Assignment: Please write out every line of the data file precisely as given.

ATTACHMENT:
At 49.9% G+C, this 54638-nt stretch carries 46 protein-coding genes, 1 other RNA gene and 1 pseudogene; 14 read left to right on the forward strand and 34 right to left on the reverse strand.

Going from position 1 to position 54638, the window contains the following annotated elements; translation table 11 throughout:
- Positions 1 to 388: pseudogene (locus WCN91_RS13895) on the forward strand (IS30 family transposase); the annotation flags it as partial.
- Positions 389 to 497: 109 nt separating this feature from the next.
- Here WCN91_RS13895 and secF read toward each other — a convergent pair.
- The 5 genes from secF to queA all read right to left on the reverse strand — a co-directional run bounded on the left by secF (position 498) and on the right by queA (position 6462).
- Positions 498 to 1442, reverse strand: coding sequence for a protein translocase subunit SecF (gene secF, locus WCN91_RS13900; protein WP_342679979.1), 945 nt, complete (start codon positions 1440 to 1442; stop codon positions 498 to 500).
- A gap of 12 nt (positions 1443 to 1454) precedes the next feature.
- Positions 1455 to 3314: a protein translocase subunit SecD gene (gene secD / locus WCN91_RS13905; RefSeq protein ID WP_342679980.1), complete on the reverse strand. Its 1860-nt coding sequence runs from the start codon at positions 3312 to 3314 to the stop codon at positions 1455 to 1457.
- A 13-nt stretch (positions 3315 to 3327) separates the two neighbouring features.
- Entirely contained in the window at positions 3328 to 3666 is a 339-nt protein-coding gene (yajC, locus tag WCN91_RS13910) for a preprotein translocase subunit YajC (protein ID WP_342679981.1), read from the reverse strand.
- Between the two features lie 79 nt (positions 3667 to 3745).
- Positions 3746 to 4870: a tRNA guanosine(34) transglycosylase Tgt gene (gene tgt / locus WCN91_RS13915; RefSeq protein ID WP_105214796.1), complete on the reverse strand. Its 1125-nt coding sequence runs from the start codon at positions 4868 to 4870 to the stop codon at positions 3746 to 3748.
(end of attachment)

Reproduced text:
At 49.9% G+C, this 54638-nt stretch carries 46 protein-coding genes, 1 other RNA gene and 1 pseudogene; 14 read left to right on the forward strand and 34 right to left on the reverse strand.

Going from position 1 to position 54638, the window contains the following annotated elements; translation table 11 throughout:
- Positions 1 to 388: pseudogene (locus WCN91_RS13895) on the forward strand (IS30 family transposase); the annotation flags it as partial.
- Positions 389 to 497: 109 nt separating this feature from the next.
- Here WCN91_RS13895 and secF read toward each other — a convergent pair.
- The 5 genes from secF to queA all read right to left on the reverse strand — a co-directional run bounded on the left by secF (position 498) and on the right by queA (position 6462).
- Positions 498 to 1442, reverse strand: coding sequence for a protein translocase subunit SecF (gene secF, locus WCN91_RS13900; protein WP_342679979.1), 945 nt, complete (start codon positions 1440 to 1442; stop codon positions 498 to 500).
- A gap of 12 nt (positions 1443 to 1454) precedes the next feature.
- Positions 1455 to 3314: a protein translocase subunit SecD gene (gene secD / locus WCN91_RS13905; RefSeq protein ID WP_342679980.1), complete on the reverse strand. Its 1860-nt coding sequence runs from the start codon at positions 3312 to 3314 to the stop codon at positions 1455 to 1457.
- A 13-nt stretch (positions 3315 to 3327) separates the two neighbouring features.
- Entirely contained in the window at positions 3328 to 3666 is a 339-nt protein-coding gene (yajC, locus tag WCN91_RS13910) for a preprotein translocase subunit YajC (protein ID WP_342679981.1), read from the reverse strand.
- Between the two features lie 79 nt (positions 3667 to 3745).
- Positions 3746 to 4870: a tRNA guanosine(34) transglycosylase Tgt gene (gene tgt / locus WCN91_RS13915; RefSeq protein ID WP_105214796.1), complete on the reverse strand. Its 1125-nt coding sequence runs from the start codon at positions 4868 to 4870 to the stop codon at positions 3746 to 3748.